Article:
By NUR AQIDAH AZIZI
KUALA LUMPUR: Rumours of the upcoming project to turn the tragic killing of eight-year-old Nurin Jazlin Jazimin into a feature film have sparked outrage within the local fi lm fraternity.
Criticising the movie as distasteful, industry players said it would only fuel public anger and cause distress among Nurin’s family members.
Film Producers Association Malaysia president Ahmad Puad Onah said the idea is insensitive and reeked of opportunism.
“This isn’t the fi rst such tragedy of its kind. Why didn’t the producer come up with the idea before this, unless of course, they simply wanted to capitalise on the sensationalism of the case,” he said.
He added there was no need for the producers to declare that the film would be based on Nurin’s case.
“There are other ways to do it, such as fictionalising the events. Although our film industry practises a free market approach, responsible industry players should know the limits.
“If the producer is prepared to face a public outcry, then go ahead, by all means,” he said. Producer David Teo echoed Puad’s views, saying that filmmaking is not only about profit, but also social responsibility.
“How can anyone have the heart to put the family through the horror? I think whoever wants to do this must be insane,” he said.
Teo said it could also give foreigners a negative perception of the country’s image as a safe holiday destination.
“Even if they have the family’s consent, I object to the idea of the film. It’s heartless,” he said.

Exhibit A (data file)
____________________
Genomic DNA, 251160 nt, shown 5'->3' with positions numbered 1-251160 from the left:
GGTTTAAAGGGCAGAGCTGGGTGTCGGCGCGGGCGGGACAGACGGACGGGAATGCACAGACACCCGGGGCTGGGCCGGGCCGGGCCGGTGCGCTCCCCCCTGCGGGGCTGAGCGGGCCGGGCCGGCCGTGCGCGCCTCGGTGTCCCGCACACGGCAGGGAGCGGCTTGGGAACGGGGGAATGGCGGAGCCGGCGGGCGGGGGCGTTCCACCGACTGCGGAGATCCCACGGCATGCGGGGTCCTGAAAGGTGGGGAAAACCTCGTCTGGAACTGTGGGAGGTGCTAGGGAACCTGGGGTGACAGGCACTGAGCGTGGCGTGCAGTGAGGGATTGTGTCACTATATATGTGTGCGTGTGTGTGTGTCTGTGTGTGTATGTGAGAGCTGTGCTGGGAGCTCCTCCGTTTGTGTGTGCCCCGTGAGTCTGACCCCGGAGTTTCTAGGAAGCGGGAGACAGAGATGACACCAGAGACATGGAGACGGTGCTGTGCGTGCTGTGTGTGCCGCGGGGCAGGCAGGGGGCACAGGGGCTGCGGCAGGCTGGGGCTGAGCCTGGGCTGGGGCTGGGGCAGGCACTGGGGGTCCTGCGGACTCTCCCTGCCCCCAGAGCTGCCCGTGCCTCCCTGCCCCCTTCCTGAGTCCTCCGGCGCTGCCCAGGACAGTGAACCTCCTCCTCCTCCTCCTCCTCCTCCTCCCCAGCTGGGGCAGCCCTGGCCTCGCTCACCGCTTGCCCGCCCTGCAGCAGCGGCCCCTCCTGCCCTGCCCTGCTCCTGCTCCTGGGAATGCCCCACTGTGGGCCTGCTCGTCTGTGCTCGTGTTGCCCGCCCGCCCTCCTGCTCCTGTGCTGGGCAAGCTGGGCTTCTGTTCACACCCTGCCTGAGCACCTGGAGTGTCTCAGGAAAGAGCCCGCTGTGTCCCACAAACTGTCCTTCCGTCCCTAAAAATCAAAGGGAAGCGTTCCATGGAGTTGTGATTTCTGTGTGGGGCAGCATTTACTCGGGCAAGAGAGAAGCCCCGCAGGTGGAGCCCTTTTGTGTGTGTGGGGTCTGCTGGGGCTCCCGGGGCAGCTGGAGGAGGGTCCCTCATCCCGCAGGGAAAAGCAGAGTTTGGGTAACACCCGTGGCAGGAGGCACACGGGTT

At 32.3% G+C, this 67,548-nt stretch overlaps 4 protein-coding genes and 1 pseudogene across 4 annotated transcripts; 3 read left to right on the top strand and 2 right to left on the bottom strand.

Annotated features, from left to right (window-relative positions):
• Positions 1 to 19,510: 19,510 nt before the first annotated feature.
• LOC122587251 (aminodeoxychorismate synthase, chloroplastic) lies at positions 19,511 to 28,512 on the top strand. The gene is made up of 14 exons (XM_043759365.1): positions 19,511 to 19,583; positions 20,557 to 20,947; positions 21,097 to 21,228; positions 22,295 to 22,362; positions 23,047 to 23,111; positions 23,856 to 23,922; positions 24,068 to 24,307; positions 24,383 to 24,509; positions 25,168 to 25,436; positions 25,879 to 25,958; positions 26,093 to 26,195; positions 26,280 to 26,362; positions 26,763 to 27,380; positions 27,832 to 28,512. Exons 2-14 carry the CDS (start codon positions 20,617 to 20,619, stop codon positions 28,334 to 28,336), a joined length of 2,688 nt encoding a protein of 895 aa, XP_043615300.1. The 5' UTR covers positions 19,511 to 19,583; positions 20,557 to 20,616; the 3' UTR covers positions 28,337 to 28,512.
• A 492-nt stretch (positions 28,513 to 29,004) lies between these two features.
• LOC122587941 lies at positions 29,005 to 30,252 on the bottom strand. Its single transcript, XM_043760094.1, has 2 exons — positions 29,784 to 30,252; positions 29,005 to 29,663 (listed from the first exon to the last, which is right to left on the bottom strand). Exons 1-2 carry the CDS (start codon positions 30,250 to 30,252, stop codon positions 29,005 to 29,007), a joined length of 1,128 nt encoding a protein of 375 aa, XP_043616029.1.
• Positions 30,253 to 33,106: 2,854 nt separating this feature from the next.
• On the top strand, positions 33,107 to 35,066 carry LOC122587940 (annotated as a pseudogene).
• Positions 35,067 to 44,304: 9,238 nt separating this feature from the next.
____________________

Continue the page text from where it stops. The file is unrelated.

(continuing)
Actor/director/producer Afdlin Shauki said the only way the movie could be accepted is if it was nonprofit oriented.
“If it is solely for commercial gain instead of education, I’m against it. A sensitive case like this shouldn’t be spun into a commercial product,” he said.
Afdlin, who was deeply affected by the tragedy, advised the producer to think the matter over before proceeding.
The movie, it is claimed, would depict events which took place following the girl’s disappearance at the Setapak night market leading up to the discovery of her battered body stuffed in a bag in Petaling Jaya Utama. Actors Rosyam Nor and Sheila Rusly, whose names were mentioned as the possible leads to play Nurin’s parents, were surprised with the news. Rosyam said he would have to consider it.
A father to five girls, he said he would never undertake a project which would cause anyone grief.
“I think catching her assailant is more important. Instead of talking about her movie, we should instead perform solat hajat and pray for the murderer’s swift capture and punishment,” he said.
Sheila, however, chose to look at it positively and believed that if she took on the role, she could play a part in helping to fi ght crime.
“As a mother, I fear for the safety of my children and wonder what I can do to help. If the movie can help us become more alert and raise awareness, there is no harm, provided the intention is noble,” she said.
Sheila believes it to be rumours as she has yet to receive any offer. Nurin’s body was found stuffed into a sports bag under the staircase of a shoplot in Petaling Jaya Utama on Sept 17.
She went missing after visiting a night market near her home on Aug 20. Her killer is still at large.
- The Malay Mail